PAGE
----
The creation of a stand-alone Crown agent was a key recommendation of the Royal Commission on the Pike River Coal Mine Tragedy. The Government has now announced that it will create this agency, and that according to new Labour Minister Simon Bridges; “The new agency will have a dedicated focus on health and safety and underlines the Government’s strong commitment to addressing New Zealand’s workplace fatality and serious injury rates,”
The new Crown agent will enforce workplace health and safety regulations and work with employers and employees to promote and embed good health and safety practices. “Today’s announcement is a significant step in the Government’s workplace health and safety reform programme. It will sit alongside the work of the Independent Taskforce on Workplace Health and Safety which is due to report back at the end of April,” Mr Bridges says. The workplace health and safety functions currently sitting within the Ministry of Business, Innovation and Employment will transfer to the new agency, which is expected to be in place by December.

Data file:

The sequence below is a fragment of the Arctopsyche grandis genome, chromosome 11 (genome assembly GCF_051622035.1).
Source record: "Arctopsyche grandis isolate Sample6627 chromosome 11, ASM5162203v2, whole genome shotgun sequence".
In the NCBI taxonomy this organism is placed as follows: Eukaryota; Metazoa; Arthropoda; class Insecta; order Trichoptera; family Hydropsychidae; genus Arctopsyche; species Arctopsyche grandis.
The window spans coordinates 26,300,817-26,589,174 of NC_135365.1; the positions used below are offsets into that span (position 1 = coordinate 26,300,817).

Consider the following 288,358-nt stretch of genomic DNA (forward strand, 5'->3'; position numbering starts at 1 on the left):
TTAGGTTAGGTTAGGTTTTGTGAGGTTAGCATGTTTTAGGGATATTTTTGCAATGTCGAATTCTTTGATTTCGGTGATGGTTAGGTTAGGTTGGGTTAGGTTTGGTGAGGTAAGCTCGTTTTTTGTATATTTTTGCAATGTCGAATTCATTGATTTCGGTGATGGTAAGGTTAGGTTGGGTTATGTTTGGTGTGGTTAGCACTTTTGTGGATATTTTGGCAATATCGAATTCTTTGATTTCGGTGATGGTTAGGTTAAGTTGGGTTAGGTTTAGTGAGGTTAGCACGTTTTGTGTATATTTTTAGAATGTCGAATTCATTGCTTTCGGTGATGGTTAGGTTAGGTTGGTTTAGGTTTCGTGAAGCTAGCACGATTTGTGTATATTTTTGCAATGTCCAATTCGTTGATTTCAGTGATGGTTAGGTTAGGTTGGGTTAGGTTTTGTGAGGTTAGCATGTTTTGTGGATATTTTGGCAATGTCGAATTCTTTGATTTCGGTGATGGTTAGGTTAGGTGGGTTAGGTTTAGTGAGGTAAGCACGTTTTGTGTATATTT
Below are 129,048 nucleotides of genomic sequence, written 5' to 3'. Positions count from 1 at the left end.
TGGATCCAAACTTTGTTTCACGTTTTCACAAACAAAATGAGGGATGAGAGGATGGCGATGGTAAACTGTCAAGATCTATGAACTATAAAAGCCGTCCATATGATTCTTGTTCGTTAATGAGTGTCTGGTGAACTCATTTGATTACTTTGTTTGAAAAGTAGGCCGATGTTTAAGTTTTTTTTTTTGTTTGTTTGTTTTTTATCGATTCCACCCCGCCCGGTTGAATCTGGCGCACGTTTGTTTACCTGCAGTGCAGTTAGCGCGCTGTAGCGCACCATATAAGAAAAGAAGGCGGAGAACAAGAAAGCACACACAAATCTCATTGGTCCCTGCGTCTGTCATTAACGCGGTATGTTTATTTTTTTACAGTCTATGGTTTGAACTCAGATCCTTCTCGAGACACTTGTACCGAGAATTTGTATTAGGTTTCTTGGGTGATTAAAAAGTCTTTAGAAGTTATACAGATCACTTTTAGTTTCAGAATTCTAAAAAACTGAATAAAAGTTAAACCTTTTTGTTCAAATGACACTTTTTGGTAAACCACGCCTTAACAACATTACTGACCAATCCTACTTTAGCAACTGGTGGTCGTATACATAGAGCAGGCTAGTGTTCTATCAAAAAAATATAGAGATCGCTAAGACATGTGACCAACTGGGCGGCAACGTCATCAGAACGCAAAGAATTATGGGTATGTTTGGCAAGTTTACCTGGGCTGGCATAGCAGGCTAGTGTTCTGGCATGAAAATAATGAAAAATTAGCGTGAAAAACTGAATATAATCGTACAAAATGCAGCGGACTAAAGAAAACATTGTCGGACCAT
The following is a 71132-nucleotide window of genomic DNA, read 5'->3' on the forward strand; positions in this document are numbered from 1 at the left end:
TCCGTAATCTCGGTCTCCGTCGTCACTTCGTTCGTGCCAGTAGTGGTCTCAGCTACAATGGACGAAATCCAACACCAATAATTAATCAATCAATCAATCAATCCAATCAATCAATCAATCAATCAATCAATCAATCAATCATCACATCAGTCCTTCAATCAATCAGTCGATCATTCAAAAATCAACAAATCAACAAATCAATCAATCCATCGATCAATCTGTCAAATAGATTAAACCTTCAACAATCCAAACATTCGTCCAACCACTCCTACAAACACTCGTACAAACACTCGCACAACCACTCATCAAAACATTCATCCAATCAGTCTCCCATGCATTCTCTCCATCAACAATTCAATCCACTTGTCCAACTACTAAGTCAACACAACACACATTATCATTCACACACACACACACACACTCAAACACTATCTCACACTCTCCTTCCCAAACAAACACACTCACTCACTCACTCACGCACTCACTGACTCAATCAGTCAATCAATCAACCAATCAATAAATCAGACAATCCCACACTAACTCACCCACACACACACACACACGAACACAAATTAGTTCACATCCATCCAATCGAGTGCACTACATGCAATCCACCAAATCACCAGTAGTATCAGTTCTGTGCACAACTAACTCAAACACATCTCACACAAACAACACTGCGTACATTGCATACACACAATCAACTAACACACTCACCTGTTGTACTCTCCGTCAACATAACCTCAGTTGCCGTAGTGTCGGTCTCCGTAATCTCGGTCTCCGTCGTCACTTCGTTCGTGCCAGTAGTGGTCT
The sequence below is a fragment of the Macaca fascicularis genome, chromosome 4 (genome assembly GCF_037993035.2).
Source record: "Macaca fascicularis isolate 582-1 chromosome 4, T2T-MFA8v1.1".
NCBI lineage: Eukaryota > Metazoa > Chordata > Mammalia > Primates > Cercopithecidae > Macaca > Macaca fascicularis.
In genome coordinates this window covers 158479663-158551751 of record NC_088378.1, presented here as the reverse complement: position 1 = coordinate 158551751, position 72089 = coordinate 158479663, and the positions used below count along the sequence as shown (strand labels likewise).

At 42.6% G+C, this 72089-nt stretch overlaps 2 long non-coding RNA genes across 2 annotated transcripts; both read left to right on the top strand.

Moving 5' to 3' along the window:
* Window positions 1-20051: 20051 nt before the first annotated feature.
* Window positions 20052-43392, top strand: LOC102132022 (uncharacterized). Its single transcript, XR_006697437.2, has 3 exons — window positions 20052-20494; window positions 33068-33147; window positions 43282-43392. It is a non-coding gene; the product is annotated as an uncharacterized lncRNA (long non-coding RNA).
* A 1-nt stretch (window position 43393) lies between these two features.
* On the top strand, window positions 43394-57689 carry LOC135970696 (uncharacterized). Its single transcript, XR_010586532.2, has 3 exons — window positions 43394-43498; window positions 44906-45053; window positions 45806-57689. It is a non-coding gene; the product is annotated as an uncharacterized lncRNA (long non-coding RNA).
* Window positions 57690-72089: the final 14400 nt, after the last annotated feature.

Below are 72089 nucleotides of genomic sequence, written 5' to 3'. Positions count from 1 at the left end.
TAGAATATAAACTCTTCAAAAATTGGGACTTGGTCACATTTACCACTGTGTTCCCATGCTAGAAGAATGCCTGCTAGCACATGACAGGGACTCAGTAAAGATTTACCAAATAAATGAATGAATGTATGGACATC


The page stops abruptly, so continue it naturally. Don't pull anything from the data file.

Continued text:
In our view
The burning question is whether a separate agency will make any difference. The legal obligations to ensure that the workplace is safe are entrenched, and the Health and Safety in Employment Act 1992 is a comprehensive piece of health and safety legislation.
The issue has not been that the obligations do not exist, but whether the government agency tasked with policing compliance is sufficiently resourced to ensure that employers are taking adequate steps to ensure health and safety. All health and safety legislation, including the Maritime Transport Act 1994 and the Civil Aviation Act 1990 places the primary onus for health and safety on the employer or operator (who is usually the employer).
Health and safety always has a cost and, as a consequence, there is always an economic incentive to take short cuts or take compliance risks in favour of production.
What this means is that health and safety legislation is only as good as the ability of the agency to ensure the obligations are being met by monitoring and enforcement, and monitoring and enforcement are only possible if the agency is fully resourced.
A new agency is unlikely to provide any health and safety magic. The real question is will it be sufficiently resourced to ensure the legislation is complied with?